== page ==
December 26, 2017
Before dashing out the house to head to Biscayne Blvd for a day of cruising, you make sure to brush your teeth thoroughly. After all, you don’t want to run into the paparazzi unprepared to flash your beautiful smile. As you brush and floss you wonder if you’re getting the best results from your manual toothbrush. Could an electric toothbrush work better? You’re not quite sure, but your dentist in Palm Bay has answers for you.
Advantages of Electric Toothbrushes
There are some very key advantages that the electric toothbrush has over its manual counterpart.
- Fun to Use – One benefit of the electric toothbrush is that it is fun to use. It allows your inner child to come out and play, as everyone loves the vroom of a motor.
- Output – That little vroom in the electric toothbrush produces an output of 6,000 – 30,000 strokes per minute. This means that it takes less time to clean your teeth than with a manual toothbrush, which should be attractive to more time-sensitive people.
- Easy Use – A disadvantage of the manual toothbrush is that it is harder to maneuver with than its electric counterpart. This can be particularly challenging for users who suffer from motor difficulties, arthritis, carpal tunnel, or any other condition that may make manual brushing more challenging.
- Compensation for Poor Brushing Techniques – The electric toothbrush does an excellent job of compensating for the fact that the majority of the adult population don’t brush their teeth properly, which includes holding the brush at the correct angles, and applying the proper amount of pressure.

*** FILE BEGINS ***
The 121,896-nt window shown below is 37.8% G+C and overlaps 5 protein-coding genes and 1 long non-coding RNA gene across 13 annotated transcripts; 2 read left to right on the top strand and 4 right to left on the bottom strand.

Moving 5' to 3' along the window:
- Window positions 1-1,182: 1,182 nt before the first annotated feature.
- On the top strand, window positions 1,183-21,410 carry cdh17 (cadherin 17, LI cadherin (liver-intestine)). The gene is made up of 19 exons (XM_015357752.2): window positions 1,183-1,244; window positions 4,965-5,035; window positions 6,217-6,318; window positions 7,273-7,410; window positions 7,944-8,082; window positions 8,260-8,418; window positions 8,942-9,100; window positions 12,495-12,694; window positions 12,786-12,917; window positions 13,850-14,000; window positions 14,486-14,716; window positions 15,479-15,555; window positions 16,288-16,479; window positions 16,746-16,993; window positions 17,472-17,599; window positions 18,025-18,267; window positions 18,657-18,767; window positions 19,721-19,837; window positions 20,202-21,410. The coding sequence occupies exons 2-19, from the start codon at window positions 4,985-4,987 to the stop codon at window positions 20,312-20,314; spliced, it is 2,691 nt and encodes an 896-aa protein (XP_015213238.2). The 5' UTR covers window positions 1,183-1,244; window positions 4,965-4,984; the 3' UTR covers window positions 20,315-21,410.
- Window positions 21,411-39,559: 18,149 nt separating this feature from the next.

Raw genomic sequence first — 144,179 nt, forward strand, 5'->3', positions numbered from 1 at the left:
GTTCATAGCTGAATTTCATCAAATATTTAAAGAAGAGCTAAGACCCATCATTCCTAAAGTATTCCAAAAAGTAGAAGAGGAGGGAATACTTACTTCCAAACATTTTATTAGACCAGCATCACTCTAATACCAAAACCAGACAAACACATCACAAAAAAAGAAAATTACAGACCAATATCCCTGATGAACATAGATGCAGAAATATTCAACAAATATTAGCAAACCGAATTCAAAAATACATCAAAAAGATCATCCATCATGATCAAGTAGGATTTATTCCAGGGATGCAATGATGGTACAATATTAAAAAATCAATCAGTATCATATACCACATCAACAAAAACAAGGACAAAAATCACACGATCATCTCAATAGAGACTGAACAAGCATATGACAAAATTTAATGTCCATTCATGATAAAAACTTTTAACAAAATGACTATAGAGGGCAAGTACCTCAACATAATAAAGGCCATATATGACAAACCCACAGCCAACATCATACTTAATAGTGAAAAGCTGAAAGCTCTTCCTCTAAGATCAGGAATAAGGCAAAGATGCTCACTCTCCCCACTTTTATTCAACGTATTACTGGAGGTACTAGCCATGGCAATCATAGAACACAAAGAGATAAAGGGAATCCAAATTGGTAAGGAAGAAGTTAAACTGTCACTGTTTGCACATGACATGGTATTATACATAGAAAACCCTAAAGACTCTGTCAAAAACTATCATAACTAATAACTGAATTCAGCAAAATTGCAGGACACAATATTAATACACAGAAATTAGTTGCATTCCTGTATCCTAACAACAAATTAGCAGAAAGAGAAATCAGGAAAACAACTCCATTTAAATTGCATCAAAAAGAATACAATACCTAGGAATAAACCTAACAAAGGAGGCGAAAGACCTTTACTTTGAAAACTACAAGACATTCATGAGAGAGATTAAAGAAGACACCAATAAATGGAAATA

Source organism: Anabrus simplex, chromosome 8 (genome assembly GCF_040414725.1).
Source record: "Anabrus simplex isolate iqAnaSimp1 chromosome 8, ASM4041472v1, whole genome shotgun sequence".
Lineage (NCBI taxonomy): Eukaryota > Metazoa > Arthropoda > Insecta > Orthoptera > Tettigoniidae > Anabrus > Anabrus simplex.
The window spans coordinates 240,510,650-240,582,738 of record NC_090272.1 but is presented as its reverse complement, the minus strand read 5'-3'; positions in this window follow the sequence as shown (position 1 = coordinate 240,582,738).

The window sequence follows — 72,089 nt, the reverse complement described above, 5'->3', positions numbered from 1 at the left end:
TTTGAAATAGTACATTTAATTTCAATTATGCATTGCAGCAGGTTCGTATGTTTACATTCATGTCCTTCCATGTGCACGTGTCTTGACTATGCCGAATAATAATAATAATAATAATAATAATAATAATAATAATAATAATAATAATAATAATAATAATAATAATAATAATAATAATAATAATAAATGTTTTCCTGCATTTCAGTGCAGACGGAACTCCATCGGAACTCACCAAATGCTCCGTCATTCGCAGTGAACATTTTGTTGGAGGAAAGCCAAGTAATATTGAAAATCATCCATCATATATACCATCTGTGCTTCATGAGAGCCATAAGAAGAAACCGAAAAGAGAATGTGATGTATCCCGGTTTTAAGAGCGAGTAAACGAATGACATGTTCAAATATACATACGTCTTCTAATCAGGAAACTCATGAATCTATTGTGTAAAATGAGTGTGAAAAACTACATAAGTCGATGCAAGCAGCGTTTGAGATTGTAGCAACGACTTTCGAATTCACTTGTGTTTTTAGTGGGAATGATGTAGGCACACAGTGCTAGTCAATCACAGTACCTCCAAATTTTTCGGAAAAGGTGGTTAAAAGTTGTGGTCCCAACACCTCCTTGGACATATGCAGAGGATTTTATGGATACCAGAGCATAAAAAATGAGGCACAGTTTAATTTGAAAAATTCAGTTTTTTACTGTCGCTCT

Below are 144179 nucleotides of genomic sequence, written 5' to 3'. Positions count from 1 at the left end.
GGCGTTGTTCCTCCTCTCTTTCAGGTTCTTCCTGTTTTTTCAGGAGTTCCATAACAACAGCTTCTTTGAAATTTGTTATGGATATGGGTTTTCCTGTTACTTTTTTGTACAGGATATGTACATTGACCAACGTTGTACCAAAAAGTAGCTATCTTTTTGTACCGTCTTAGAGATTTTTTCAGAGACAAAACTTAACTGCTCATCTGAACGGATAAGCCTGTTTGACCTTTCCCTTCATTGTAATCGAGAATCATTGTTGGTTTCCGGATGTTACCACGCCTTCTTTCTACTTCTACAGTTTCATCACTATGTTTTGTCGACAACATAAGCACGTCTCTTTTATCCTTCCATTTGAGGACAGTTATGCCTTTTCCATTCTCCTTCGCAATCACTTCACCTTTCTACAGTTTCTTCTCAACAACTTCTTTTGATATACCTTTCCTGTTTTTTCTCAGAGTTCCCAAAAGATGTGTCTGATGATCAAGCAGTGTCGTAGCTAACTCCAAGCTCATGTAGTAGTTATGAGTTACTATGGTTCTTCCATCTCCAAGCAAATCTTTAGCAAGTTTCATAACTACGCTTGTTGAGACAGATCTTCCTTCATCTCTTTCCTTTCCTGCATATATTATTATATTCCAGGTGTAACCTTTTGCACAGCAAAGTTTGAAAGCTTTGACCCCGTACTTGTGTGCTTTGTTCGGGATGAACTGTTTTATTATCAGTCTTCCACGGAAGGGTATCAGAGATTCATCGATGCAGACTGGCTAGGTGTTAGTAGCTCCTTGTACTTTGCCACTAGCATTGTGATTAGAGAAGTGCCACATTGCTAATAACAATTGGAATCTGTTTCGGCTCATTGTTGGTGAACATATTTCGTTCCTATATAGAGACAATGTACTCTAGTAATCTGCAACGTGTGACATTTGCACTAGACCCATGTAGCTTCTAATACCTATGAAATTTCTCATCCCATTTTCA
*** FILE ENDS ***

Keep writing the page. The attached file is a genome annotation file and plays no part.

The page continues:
How the Electric Toothbrush Should Fit into Your Overall Dental Care
The electric toothbrush should be used at least twice a day along with flossing to remove harmful bacteria from your gums, mouth and teeth. Also, be sure to change the head on your toothbrush every 3 months to guard against the accumulation harmful of bacteria.
You should also consider using mouthwash throughout the day to fortify the benefits of brushing and flossing, as it washes your mouth, removing germs and bacteria.
Along with maintaining six-month visits with your dentist for cleanings and examinations, you now have a very solid regimen as a foundation for your dental care.
About the Author
Dr. Marc Mingel is a general cosmetic dentist who received his Bachelor of Science degree in Biology from Cornell University, and his dental degree from Tufts University School of Dental Medicine. He performs a wide range of services including dental fillings, complex implants, cosmetic cases, Invisalign clear braces and veneers. Dr. Mingel practices at Mingel Dental, so if you’re in the Fot Lauderdale area you can tell yourself, “There’s a dentist near me!” He can be reached for more information about his services through his website.
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